Mistress Classes and Mistress Dispellers the Latest Trends in China’s Marriages

By Frank Fang
Frank Fang
Frank Fang
Frank Fang is a Taiwan-based journalist. He covers news in China and Taiwan. He holds a master's degree in materials science from Tsinghua University in Taiwan.
November 14, 2017 Updated: November 14, 2017

Recently a photo of a classroom has generated heated discussion on Chinese social media. It is not your typical class: this teaches mistresses and potential mistresses how to perfect their art of seduction. On the screen was a catchy slogan.

“There is not a family that cannot be torn apart. It is only you who doesn’t want to change. If you don’t change, men will. After all the hard work, do you want to stay the same forever?”

Information on the screen revealed that the class is available in Beijing and Shanghai. The tuition costs 29,800 yuan (about US$4,487), though the duration of the class is unknown. According to the Hong Kong newspaper Oriental Daily, the image was first posted on the “Whistleblowing Commune” Facebook page.  

These kind of mistress classes are not something new, according to the Hong Kong newspaper Headline Daily. Classes are often offered in big cities. What drives women to become mistresses is the existence of the Chinese regime’s hukou, or household registration system, which is often likened to a caste system that favors urban over rural residents in many aspects of life, from access to education to employment opportunities.

Rural young women, after studying or working in the cities, prefer to marry someone in the city so they can become entitled to a new city hukou, and enjoy government services and benefits that are unlikely to be available in rural areas.

Similarly, the problem with migrant workers—often blamed for rising crime rates and unemployment in the cities—is also the result of the hukou system. They are forced to leave their children at their rural homes with no one to care for them, resulting in yet another social problem: left-behind children.  

According to the Beijing municipal government website, a rural woman who is married to a man with a Beijing city hukou can apply for the city hukou once she is over the age of 45 and has been married for 10 years.

By going to these mistress classes, many young women believe they can change their lives for the better after they successfully break up a previous marriage, according to Headline Daily.

China has seen a steady increase in its national divorce rate. According to data from China’s Ministry of Civil Affairs, the divorce rate has increased from 1.85 percent in 2009, to 3 percent in 2016, with 3.486 million couples filing for divorce.

In response to the mistress threat, two new types of businesses have sprung up in China—the hiring of mistress dispellers and classes on how to be a good wife.

The Chinese news portal Sohu published a story on a 14-day class where wives lived with experts in seclusion at a villa, where they learned in simulated scenarios to perfect their habits and behavior in order to create a happy and harmonious environment at home. The class cost 100,000 yuan (about US$15,056), and wives need to have a minimum of 10 million yuan (about $1.5 million) in family assets to be eligible for enrollment.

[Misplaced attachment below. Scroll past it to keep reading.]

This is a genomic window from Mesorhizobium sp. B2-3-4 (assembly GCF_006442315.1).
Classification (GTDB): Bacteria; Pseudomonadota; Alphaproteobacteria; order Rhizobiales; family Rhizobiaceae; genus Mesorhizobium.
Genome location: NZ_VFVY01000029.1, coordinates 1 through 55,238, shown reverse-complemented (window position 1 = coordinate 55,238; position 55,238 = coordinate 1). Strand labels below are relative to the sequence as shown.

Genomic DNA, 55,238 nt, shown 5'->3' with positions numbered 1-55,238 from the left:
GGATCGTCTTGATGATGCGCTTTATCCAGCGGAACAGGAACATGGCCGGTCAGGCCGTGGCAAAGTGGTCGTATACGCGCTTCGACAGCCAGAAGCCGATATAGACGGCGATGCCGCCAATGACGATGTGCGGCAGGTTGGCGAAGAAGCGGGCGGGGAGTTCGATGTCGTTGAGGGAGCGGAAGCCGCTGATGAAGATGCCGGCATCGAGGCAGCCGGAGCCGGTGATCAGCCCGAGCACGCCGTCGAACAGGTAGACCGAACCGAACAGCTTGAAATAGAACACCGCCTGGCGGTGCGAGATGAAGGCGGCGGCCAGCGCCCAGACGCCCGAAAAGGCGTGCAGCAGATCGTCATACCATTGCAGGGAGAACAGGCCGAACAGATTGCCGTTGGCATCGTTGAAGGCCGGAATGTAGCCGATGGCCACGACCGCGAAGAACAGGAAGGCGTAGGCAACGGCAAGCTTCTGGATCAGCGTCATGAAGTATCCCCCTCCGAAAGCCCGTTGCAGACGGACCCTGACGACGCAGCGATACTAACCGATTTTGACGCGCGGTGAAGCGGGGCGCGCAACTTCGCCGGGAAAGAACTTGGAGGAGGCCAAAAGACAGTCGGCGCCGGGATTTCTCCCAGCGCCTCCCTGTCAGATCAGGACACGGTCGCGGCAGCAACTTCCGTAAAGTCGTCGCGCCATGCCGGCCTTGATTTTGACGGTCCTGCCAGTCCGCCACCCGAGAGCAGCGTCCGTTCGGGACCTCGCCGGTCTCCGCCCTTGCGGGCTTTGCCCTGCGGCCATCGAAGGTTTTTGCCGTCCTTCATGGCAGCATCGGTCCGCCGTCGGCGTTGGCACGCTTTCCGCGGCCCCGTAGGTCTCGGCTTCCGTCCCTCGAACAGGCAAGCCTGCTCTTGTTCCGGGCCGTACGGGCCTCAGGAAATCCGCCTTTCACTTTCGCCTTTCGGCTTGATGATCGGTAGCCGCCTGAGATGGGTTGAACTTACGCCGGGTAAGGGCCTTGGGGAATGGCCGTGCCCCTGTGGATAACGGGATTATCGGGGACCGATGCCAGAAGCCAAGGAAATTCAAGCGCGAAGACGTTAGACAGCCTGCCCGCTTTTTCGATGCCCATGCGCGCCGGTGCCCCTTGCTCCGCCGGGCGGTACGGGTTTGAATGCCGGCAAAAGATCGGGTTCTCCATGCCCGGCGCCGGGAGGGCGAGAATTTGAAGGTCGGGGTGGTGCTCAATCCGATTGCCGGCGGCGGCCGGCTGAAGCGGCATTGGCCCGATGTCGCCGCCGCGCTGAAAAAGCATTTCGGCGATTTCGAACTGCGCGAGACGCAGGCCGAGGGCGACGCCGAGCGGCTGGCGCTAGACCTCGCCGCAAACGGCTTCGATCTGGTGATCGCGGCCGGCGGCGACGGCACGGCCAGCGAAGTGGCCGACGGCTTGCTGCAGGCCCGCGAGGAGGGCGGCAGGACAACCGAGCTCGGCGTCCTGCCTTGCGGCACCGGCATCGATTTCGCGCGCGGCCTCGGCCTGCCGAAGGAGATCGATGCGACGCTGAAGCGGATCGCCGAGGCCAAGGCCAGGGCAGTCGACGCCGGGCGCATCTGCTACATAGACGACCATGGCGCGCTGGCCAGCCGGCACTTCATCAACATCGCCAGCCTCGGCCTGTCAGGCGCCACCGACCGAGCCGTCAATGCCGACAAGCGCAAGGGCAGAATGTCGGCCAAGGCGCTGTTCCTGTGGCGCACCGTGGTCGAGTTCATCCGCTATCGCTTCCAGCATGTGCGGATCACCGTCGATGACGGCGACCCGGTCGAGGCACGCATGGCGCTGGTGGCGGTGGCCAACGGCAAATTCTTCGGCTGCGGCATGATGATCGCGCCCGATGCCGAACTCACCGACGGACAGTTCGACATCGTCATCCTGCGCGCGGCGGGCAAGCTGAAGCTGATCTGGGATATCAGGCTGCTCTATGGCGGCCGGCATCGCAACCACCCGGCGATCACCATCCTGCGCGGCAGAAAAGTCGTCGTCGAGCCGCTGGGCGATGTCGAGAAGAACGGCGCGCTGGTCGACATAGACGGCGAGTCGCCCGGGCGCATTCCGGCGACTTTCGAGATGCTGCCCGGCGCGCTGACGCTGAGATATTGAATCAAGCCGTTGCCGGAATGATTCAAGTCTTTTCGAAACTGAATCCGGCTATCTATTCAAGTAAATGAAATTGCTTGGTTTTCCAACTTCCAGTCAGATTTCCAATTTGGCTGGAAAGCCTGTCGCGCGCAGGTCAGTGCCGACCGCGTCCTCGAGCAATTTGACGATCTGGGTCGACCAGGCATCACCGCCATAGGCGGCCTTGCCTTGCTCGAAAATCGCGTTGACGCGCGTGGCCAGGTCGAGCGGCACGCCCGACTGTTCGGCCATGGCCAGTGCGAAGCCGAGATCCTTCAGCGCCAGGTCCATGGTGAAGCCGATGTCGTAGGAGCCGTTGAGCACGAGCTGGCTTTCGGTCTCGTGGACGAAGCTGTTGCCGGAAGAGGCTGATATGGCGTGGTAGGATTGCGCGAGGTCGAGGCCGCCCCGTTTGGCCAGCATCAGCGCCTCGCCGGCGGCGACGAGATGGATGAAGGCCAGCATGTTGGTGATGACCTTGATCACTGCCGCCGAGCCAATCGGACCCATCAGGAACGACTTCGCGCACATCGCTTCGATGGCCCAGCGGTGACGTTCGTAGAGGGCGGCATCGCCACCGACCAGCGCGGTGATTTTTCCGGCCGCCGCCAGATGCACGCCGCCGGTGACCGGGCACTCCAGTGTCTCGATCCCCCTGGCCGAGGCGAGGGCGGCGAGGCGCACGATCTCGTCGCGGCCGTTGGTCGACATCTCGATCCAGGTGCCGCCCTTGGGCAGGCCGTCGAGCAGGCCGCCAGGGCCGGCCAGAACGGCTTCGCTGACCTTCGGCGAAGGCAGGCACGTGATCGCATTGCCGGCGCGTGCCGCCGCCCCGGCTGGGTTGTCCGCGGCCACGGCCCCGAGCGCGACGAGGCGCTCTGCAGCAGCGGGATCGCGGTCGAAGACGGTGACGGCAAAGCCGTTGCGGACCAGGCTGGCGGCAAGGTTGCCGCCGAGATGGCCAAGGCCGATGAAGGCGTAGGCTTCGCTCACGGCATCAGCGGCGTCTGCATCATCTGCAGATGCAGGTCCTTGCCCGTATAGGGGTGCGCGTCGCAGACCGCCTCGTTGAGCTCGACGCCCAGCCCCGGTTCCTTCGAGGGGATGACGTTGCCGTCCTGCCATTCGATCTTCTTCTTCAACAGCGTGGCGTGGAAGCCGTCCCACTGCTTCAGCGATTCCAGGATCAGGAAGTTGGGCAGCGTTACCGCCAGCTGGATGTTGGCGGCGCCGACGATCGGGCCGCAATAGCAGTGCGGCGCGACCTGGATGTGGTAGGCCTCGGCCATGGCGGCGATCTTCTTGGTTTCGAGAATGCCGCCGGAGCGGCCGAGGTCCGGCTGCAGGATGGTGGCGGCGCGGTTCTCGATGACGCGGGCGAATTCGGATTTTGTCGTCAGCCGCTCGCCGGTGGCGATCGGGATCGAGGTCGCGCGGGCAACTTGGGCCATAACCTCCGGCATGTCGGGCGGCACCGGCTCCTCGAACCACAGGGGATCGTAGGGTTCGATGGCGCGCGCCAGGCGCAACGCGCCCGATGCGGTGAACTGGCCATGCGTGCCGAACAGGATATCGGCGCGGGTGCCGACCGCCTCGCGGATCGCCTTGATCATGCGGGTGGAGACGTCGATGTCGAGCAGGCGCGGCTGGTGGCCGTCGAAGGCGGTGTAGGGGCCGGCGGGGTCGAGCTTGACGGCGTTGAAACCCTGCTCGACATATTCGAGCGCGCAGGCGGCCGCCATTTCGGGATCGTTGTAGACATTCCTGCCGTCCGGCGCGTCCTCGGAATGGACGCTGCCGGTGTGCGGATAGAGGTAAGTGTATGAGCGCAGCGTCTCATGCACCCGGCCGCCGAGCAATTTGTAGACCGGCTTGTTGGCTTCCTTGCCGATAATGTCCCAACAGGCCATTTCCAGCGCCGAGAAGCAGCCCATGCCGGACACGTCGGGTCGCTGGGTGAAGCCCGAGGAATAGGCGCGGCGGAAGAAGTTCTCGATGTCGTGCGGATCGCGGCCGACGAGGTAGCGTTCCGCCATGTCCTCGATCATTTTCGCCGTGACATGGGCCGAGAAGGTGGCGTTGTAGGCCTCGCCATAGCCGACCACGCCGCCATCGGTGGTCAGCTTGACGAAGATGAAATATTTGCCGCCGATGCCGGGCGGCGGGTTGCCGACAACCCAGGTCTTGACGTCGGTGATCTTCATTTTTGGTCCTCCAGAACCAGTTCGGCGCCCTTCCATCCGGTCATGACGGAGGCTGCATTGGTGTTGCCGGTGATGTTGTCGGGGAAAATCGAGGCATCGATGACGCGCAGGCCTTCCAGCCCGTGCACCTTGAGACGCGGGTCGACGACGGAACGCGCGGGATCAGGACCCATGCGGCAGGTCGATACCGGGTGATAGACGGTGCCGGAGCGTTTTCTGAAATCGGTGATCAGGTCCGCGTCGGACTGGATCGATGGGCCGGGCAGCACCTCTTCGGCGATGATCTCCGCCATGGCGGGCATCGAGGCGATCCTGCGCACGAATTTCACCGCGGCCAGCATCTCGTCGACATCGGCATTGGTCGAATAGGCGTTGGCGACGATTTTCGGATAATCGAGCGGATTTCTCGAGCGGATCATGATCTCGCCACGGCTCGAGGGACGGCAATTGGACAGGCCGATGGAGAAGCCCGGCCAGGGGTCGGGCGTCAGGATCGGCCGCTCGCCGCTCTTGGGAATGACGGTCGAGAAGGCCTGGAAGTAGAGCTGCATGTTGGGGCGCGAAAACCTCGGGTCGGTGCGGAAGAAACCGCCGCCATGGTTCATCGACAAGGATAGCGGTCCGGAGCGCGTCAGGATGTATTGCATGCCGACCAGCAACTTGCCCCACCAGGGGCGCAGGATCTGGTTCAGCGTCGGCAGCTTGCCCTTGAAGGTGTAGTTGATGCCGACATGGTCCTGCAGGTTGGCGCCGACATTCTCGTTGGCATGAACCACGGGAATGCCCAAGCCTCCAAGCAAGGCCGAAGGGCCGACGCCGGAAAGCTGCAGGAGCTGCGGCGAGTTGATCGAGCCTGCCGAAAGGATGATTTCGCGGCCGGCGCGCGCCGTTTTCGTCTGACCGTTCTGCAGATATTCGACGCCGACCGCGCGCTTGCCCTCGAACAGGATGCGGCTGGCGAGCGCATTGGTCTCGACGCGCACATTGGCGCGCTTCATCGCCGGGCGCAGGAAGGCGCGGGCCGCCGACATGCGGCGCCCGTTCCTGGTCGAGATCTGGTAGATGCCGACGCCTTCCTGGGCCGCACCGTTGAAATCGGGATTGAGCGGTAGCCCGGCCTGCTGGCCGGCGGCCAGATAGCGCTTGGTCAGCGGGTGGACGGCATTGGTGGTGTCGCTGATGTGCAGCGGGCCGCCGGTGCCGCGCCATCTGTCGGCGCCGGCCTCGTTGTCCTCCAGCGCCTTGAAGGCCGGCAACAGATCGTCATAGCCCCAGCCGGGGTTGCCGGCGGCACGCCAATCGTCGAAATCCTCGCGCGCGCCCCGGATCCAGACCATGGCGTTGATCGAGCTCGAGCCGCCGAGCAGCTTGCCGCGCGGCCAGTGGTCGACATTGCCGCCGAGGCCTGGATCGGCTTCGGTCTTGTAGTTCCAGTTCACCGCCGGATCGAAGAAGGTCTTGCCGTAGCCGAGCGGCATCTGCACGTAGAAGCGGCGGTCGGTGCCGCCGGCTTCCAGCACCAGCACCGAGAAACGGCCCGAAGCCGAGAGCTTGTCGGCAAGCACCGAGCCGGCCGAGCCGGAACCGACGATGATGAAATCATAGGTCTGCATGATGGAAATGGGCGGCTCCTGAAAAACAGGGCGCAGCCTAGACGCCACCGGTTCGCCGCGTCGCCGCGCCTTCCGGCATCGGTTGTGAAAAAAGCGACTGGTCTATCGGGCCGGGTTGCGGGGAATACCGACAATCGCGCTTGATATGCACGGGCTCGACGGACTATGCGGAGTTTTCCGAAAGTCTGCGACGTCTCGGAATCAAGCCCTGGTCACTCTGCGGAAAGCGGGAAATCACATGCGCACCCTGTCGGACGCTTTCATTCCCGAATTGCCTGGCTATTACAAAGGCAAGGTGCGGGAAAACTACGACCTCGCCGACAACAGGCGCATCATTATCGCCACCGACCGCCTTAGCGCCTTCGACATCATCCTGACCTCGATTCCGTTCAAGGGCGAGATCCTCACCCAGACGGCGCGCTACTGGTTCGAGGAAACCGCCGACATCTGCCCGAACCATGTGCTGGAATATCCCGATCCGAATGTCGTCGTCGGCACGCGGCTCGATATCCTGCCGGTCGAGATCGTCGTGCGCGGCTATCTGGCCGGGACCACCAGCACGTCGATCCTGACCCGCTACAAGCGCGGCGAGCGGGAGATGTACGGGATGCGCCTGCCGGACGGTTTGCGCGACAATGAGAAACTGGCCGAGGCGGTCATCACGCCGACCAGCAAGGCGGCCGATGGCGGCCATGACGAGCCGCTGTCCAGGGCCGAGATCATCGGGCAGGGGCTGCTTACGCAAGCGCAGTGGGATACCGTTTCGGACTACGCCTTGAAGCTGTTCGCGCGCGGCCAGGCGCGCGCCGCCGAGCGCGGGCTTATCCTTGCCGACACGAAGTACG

Meanwhile, the Chinese state-run news website The Paper reported on Ms. Wang, who enrolled in a how-to-be-a-wife class in Shanghai because her husband was having an affair with a flight stewardess. She shared how she had learned lessons on how to be a better person and do house chores in order to win back her husband.

The high divorce rate can be attributed to an upward trend in the number of married Chinese men having extramarital affairs. This social trend has been encouraged by the sexual corruption commonly found among Chinese Communist Party (CCP) officials, which began during Deng Xiaoping’s era, but flourished under Jiang Zemin, who was the leader of China from 1989 to 2002.

Chinese state-run companies, including the Chinese regime mouthpiece CCTV and telecommunications giant China Unicom, have also been hit with sex scandals. Li Dongsheng, the former vice-minister of the Ministry of Public Security, had offered CCTV female anchors as bribery gifts to high-ranking party officials. In 2015, the CCP’s anti-corruption watchdog, the Central Commission for Discipline Inspection, released a report on rampant problems of trading sex for political favors at China Unicom.

Hiring a mistress dispeller is often the better solution when women are faced with a cheating husband, according to Chinese news portal NetEase. Lei Bin, who owns a mistress dispelling business workshop, shared how he once successfully broke up a relationship between a mistress and a married man. These services can cost up to 500,000 yuan (about US$75,000), and can vary in strategy from paying off the mistress, to buying her gifts and vacation trips.

Lei said he hired a good-looking part-time actor to drive a car, deliberately hit the mistress’s car, then intentionally befriended her. He wooed her with flowers and gifts. Then Lei said he arranged for the married man to “accidentally” witness the two happily having dinner together and staying together at the mistress’s house. The married man ended up breaking up with the mistress because he mistakenly thought the mistress had a new boyfriend.

After the successful break-up, Lei said he arranged for the part-time actor to slowly remove himself from the mistress’s life and eventually disappear.

Frank Fang
Frank Fang is a Taiwan-based journalist. He covers news in China and Taiwan. He holds a master's degree in materials science from Tsinghua University in Taiwan.